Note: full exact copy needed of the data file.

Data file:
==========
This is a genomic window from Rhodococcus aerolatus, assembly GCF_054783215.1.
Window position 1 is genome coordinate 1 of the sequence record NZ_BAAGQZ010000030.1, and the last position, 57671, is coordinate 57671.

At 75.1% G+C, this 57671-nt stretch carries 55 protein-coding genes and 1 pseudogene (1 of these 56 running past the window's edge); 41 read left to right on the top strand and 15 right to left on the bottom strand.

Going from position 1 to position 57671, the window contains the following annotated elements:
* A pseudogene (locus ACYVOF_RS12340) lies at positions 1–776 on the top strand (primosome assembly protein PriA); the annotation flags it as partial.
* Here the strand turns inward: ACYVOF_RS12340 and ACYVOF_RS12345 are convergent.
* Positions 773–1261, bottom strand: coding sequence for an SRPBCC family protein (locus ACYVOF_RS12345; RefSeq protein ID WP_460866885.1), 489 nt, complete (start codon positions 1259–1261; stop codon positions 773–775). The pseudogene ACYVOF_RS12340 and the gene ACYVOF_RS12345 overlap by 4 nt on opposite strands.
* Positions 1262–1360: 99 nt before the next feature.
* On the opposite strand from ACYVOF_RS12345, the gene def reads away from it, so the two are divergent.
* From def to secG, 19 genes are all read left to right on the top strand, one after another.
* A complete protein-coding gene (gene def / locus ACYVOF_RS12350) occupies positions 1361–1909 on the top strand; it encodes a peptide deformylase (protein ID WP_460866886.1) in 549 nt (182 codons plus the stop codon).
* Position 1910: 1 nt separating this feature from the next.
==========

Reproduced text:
This is a genomic window from Rhodococcus aerolatus, assembly GCF_054783215.1.
Window position 1 is genome coordinate 1 of the sequence record NZ_BAAGQZ010000030.1, and the last position, 57671, is coordinate 57671.

At 75.1% G+C, this 57671-nt stretch carries 55 protein-coding genes and 1 pseudogene (1 of these 56 running past the window's edge); 41 read left to right on the top strand and 15 right to left on the bottom strand.

Going from position 1 to position 57671, the window contains the following annotated elements:
* A pseudogene (locus ACYVOF_RS12340) lies at positions 1–776 on the top strand (primosome assembly protein PriA); the annotation flags it as partial.
* Here the strand turns inward: ACYVOF_RS12340 and ACYVOF_RS12345 are convergent.
* Positions 773–1261, bottom strand: coding sequence for an SRPBCC family protein (locus ACYVOF_RS12345; RefSeq protein ID WP_460866885.1), 489 nt, complete (start codon positions 1259–1261; stop codon positions 773–775). The pseudogene ACYVOF_RS12340 and the gene ACYVOF_RS12345 overlap by 4 nt on opposite strands.
* Positions 1262–1360: 99 nt before the next feature.
* On the opposite strand from ACYVOF_RS12345, the gene def reads away from it, so the two are divergent.
* From def to secG, 19 genes are all read left to right on the top strand, one after another.
* A complete protein-coding gene (gene def / locus ACYVOF_RS12350) occupies positions 1361–1909 on the top strand; it encodes a peptide deformylase (protein ID WP_460866886.1) in 549 nt (182 codons plus the stop codon).
* Position 1910: 1 nt separating this feature from the next.